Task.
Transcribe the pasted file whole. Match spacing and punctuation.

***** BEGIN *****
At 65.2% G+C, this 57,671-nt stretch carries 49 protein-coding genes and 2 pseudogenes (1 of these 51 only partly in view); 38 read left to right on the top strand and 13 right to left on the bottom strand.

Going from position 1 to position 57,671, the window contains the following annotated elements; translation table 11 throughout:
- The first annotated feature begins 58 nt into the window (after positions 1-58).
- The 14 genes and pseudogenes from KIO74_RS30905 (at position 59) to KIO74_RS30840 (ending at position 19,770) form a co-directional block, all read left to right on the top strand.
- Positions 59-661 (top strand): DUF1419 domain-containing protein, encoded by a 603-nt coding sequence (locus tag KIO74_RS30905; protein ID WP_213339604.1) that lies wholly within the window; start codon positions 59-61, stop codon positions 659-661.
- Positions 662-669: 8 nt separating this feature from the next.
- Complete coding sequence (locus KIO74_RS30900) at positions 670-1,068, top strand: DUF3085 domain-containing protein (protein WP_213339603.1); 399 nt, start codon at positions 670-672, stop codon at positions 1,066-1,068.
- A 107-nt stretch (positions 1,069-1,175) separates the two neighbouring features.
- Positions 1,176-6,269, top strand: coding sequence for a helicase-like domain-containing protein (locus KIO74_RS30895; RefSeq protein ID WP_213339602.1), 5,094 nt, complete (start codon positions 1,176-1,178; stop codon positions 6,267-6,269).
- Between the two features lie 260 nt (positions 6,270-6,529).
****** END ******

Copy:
At 65.2% G+C, this 57,671-nt stretch carries 49 protein-coding genes and 2 pseudogenes (1 of these 51 only partly in view); 38 read left to right on the top strand and 13 right to left on the bottom strand.

Going from position 1 to position 57,671, the window contains the following annotated elements; translation table 11 throughout:
- The first annotated feature begins 58 nt into the window (after positions 1-58).
- The 14 genes and pseudogenes from KIO74_RS30905 (at position 59) to KIO74_RS30840 (ending at position 19,770) form a co-directional block, all read left to right on the top strand.
- Positions 59-661 (top strand): DUF1419 domain-containing protein, encoded by a 603-nt coding sequence (locus tag KIO74_RS30905; protein ID WP_213339604.1) that lies wholly within the window; start codon positions 59-61, stop codon positions 659-661.
- Positions 662-669: 8 nt separating this feature from the next.
- Complete coding sequence (locus KIO74_RS30900) at positions 670-1,068, top strand: DUF3085 domain-containing protein (protein WP_213339603.1); 399 nt, start codon at positions 670-672, stop codon at positions 1,066-1,068.
- A 107-nt stretch (positions 1,069-1,175) separates the two neighbouring features.
- Positions 1,176-6,269, top strand: coding sequence for a helicase-like domain-containing protein (locus KIO74_RS30895; RefSeq protein ID WP_213339602.1), 5,094 nt, complete (start codon positions 1,176-1,178; stop codon positions 6,267-6,269).
- Between the two features lie 260 nt (positions 6,270-6,529).